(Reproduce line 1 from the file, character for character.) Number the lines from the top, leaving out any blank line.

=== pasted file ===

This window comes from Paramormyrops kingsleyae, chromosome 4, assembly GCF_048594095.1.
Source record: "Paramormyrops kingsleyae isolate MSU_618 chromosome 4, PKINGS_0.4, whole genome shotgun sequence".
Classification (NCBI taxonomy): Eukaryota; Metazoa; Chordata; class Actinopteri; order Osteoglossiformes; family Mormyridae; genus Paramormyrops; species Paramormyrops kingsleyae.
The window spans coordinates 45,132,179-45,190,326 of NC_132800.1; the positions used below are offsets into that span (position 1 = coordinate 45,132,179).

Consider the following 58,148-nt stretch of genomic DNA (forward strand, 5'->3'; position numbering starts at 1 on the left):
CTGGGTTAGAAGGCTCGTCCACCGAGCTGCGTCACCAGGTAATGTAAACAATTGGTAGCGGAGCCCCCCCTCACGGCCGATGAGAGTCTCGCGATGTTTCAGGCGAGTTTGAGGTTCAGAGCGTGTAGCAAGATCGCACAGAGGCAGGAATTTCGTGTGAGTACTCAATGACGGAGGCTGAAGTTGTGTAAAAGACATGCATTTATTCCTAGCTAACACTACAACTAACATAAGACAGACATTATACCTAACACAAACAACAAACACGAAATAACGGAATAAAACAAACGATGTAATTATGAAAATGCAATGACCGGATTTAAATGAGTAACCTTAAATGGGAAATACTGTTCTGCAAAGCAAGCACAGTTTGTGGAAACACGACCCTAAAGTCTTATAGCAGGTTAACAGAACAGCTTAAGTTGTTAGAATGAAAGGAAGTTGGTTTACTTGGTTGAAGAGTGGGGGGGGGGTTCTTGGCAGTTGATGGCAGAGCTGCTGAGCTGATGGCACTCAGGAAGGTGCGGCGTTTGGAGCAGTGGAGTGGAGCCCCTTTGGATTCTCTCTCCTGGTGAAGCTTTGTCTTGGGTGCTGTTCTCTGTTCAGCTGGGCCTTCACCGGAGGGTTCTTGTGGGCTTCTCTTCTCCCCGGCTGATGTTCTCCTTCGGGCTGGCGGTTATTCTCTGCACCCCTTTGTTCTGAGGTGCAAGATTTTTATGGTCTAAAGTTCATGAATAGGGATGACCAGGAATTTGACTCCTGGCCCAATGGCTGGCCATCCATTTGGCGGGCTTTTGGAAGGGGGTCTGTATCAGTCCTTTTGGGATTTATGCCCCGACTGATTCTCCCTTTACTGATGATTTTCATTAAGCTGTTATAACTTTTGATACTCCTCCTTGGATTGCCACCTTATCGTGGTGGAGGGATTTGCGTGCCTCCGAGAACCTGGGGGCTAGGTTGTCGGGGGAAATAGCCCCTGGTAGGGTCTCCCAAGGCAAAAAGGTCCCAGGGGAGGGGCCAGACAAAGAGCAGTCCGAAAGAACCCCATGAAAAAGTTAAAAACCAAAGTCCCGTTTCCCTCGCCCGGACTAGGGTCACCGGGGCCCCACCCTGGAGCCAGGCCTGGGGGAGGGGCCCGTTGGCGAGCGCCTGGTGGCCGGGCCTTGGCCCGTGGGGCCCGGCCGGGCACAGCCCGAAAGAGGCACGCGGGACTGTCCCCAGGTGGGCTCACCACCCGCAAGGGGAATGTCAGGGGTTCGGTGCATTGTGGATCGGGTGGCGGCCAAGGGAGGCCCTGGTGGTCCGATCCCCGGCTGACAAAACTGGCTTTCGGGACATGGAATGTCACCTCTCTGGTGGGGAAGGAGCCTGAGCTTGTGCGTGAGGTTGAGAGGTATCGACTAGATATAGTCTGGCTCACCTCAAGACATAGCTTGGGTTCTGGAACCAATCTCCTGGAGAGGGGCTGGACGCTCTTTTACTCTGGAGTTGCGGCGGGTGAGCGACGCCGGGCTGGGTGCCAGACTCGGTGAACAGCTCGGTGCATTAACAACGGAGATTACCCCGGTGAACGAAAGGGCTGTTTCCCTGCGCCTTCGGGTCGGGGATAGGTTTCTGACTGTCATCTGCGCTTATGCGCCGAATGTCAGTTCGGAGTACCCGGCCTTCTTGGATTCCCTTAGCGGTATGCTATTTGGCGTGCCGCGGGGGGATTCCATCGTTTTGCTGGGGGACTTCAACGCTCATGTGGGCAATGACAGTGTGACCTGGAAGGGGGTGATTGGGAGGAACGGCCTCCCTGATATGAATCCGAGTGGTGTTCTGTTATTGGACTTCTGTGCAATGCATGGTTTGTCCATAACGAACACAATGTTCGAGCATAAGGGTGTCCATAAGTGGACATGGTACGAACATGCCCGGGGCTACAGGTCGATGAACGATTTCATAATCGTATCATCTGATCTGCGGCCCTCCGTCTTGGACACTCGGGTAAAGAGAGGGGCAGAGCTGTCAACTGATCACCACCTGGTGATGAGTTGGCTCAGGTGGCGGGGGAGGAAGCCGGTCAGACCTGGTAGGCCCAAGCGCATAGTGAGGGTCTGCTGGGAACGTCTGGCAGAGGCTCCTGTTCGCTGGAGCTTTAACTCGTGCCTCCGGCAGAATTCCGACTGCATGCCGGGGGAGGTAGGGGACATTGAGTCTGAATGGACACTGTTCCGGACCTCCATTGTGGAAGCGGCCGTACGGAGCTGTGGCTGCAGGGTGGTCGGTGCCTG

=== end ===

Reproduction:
This window comes from Paramormyrops kingsleyae, chromosome 4, assembly GCF_048594095.1.